- By Stefano Manservisi, Angelino Alfano, Laura Frigenti & Paolo Lembo
Give a thought to the burden encountered by many girls and women as they cross borders in the most dangerous of circumstances, placing their children and themselves at risk, only to be faced with one of the oldest crimes in the world – human trafficking.
Yet the headlines on migration are all too often about numbers and images of ‘aliens’ entering ‘civilised shores’. The overriding durable narrative has been about the impact on culture and values.
A phenomenal psychological default has been created in the minds of politicians and citizens about the migrant ‘other’ – demonising the threat to our way of life and drudging fear about limited public funds. It was ever thus from Enoch Powell’s famous “Rivers of blood” speech – remember that one, we’ve witnessed several versions of that since.
Let’s for a minute think, this is about ‘us’ and not ‘them’. Europe – and the world – are borne out of colonialism, and a story of migration. And yet, our current understanding consistently ignores the fact that the plundering of the world by Western powers has created the very circumstances that so many people are looking to escape.
Even at their arrival to reception centres, migrants and refugees remain in danger
“We are here because you were there” is a famous quote referencing the impact of the rampaging of Africa, India and South America just to mention a few.
Europe needs migrants. Given the continent’s ageing demographics, migrants are its lifeboat. Obviously, this isn’t a comfortable narrative on the ‘right’ but it’s about time the ‘left’ stopped reacting to the ‘right’ and present a positive story of migration based on facts.
Because the truth is that the dark side of migration isn’t the caricature of ‘alien invasion’ provided by those clinging to an idealised version of Europe that stinks of racism. The dark side of migration – or at least one of them – is the vulnerability of women and girls during their migratory journey to Europe. Gender-based violence is the most serious protection problem faced by migrant women and girls.
Reports have brought to light how women are taken by trafficking networks during their journey and face widespread sexual exploitation. In fact, even at their arrival to reception centres, migrants and refugees remain in danger. Shortages of police and guardians for unaccompanied children in several camps at Europe’s borders make them hotspots for exploitation and smuggling.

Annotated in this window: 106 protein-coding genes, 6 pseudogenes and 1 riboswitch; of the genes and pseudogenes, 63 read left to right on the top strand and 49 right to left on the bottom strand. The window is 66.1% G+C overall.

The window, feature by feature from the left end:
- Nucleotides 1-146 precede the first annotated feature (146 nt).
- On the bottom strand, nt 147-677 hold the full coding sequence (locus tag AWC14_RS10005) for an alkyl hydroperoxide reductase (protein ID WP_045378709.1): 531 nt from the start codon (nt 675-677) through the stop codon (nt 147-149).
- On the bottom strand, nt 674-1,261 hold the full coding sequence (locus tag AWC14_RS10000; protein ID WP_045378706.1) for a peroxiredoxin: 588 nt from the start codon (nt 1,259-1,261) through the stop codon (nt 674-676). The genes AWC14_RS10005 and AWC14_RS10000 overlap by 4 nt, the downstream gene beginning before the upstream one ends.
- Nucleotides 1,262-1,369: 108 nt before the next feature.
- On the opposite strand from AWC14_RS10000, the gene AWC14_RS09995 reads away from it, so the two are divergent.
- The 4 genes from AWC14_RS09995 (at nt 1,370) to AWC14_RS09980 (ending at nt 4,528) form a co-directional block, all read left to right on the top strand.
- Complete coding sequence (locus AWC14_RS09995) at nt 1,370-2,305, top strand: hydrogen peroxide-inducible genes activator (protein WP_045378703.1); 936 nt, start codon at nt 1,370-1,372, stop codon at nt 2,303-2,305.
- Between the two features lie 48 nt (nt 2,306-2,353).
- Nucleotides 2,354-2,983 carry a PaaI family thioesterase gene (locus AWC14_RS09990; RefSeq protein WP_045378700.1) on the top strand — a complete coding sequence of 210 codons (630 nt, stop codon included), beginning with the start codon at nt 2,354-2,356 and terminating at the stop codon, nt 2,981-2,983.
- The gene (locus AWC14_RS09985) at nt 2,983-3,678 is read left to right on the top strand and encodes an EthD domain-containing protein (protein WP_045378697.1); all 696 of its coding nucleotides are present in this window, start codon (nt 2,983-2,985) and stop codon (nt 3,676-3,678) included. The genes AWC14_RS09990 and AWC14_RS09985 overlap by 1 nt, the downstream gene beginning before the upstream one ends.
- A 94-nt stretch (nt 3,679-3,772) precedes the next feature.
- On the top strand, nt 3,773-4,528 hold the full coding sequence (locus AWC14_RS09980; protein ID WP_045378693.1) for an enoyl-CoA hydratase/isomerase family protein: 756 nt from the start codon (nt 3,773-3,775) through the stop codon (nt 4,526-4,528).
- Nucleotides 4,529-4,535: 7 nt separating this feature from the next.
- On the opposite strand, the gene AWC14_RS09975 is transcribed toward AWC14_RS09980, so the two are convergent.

There is clearly a market for trafficking in Europe. Human traffickers operate a sophisticated operation across the region, often bypassing border officials, national and local police and on occasion the judiciary. They are canny and are usually one step ahead. It is organised crime at its worst.
There isn’t a major city in Europe that doesn’t benefit from human trafficking
Why has this issue received scant attention? Is its economic value such that its perpetrators can find the means to bypass all manner of immigration, criminal and legal processes?
There isn’t a major city in Europe that doesn’t benefit from human trafficking of women and girls; and across all classes mostly men benefit. Also, it is well known that the proceeds of trafficking underpin illegal arms, drugs and terrorism.
This is a sinister and dirty equation, and yet we in Europe largely turn a blind eye to it.
The new EU Pact on Migration and Asylum attempts to cover the complexity of these issues involved by taking a holistic policy view – yet the critical dimension of human trafficking and its relationship with arms, terrorism and drugs is missing, let alone the more important cost to the lost lives of women and girls.
In fact, Frontex, the European Border and Coast Guard Agency recently released its annual risk analysis, claiming to provide a comprehensive picture of the European Union’s migratory situation. Yet, missing from the picture – human trafficking and its significant impact on women and girls.
Women and girls have always been a focus of human trafficking across the world
The EU can get its act together by establishing a task force on the trafficking of women and girls. This would bring together relevant Commission departments and external agencies, including Frontex, the European Police Federation, Interpol, representatives of the judiciary and city mayors.
The ultimate goal of such a body would be to identify loopholes that are being exploited by human traffickers and find ways to better support women and girls at various points of the migration journey – not least through NGOs specifically funded for this purpose. This would address the imbalance of information on the impact of trafficking to more intelligence on traffickers.
Frontex should also undertake a bespoke risk analysis on the trafficking of women and girls. This would create the attention this issue deserves and focus resources in member states accordingly.
Both of these actions would send an important signal but also an intention to act.
Women and girls have always been a focus of human trafficking across the world – certainly for as far back as our histories go. Sadly, in these modern times, they lack a hashtag, a media spotlight or the means to advocate for themselves. We need to find a way to correct this pernicious facet of human behaviour.
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